U.S. Treasury debt had its best quarter since the first quarter of 2008. Treasuries maturing in 10 years or more returned 23% during the quarter, according to Barclay’s Capital index data. Not since 1995 have investors done so well owning longer-dated U.S. government debt. However, according to the Fed economists, expectations for interest rates, growth and inflation indicates 10-year notes are the most overvalued on record. (Source: WSJ, October 1, 2011 – Stocks Log Worst Quarter)
Yields on the U.S. Treasury 10-year note fell to 1.71%, the lowest yield since the 1940s. With overall inflation running around 3.6%, that indicates that many investors were effectively accepting a loss. And, in the case of U.S. Treasury bills, investors at times throughout the quarter bought securities that offered no yield at all. Essentially, investors were parking money with the U.S. Treasury, at least expecting to get back the same amount in 3 months. For many investors, all that mattered was certainty. (Source: WSJ, October 3, 2011 – Spooked Investors)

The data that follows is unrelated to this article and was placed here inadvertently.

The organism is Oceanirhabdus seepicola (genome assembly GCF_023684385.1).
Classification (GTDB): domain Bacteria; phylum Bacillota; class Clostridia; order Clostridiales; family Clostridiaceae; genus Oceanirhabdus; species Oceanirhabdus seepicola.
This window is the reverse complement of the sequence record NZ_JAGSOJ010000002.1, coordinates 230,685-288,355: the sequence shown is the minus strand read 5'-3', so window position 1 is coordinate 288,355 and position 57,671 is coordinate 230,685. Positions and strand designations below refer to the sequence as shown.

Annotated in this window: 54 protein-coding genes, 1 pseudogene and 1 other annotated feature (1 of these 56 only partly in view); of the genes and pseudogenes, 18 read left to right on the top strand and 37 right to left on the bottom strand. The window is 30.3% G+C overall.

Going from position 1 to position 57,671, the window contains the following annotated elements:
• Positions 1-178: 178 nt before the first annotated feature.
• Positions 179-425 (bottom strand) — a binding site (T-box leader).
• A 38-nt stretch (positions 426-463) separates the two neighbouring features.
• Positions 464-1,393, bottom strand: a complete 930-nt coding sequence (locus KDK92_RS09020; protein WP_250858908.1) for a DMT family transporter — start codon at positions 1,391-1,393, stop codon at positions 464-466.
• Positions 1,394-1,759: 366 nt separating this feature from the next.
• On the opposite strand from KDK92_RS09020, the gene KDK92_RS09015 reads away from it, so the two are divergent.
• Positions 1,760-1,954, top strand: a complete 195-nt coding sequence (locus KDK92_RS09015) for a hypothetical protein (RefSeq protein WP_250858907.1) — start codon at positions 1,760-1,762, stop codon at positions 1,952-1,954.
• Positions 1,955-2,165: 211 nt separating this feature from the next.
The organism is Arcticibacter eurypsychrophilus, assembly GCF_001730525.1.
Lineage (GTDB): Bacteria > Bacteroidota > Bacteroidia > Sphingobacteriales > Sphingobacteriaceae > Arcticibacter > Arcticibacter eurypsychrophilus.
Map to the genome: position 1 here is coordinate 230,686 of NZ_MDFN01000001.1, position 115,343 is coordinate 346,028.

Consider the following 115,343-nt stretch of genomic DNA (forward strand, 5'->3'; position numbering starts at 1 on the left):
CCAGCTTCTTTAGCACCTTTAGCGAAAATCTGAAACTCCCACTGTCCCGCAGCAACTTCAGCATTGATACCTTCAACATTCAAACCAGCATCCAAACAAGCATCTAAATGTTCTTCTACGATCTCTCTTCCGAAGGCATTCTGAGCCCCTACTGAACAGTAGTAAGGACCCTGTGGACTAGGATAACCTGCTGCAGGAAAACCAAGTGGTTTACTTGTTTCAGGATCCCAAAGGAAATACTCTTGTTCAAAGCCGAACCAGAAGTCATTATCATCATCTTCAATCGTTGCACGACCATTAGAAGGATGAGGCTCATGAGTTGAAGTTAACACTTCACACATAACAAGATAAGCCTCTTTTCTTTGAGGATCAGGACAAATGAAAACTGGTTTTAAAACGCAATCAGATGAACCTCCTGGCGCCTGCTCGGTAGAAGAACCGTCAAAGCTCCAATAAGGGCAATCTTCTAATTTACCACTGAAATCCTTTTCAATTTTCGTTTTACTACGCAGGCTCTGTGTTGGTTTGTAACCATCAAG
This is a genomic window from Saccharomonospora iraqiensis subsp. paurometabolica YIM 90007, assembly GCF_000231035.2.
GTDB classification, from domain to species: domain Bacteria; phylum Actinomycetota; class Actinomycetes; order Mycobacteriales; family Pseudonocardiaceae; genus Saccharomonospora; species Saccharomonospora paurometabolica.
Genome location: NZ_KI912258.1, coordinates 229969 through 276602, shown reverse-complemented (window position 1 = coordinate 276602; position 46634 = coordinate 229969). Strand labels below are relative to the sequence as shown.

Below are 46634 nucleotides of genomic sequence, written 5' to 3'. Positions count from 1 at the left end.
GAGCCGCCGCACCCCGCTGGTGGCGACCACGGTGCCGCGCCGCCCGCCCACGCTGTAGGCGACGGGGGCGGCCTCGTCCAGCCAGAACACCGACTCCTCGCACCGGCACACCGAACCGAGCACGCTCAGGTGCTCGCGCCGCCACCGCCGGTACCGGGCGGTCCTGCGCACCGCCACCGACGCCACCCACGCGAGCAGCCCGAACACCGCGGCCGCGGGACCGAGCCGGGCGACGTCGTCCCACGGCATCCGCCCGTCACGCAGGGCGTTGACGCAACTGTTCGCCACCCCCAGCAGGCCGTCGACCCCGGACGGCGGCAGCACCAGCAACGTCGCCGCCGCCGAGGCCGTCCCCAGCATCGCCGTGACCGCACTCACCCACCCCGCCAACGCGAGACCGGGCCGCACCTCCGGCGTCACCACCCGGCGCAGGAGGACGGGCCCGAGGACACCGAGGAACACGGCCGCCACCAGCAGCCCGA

The Federal Reserve has promised to keep short-term rates low for another 2 years and it keeps the rate on 10-year bonds down by printing money and using that to buy the bonds. Artificially low interest rates may stimulate people to buy homes and use their credit cards, but they have the opposite effect on people with money in the bank. For example, widows used to live off the interest on their bank deposits. How can you do that when the yield is only about 0%? Many investors have their money in Treasury bonds because they are considered “safe.” They are safe only in the sense that you know what is going to happen. You know they’re going to make you slightly poorer.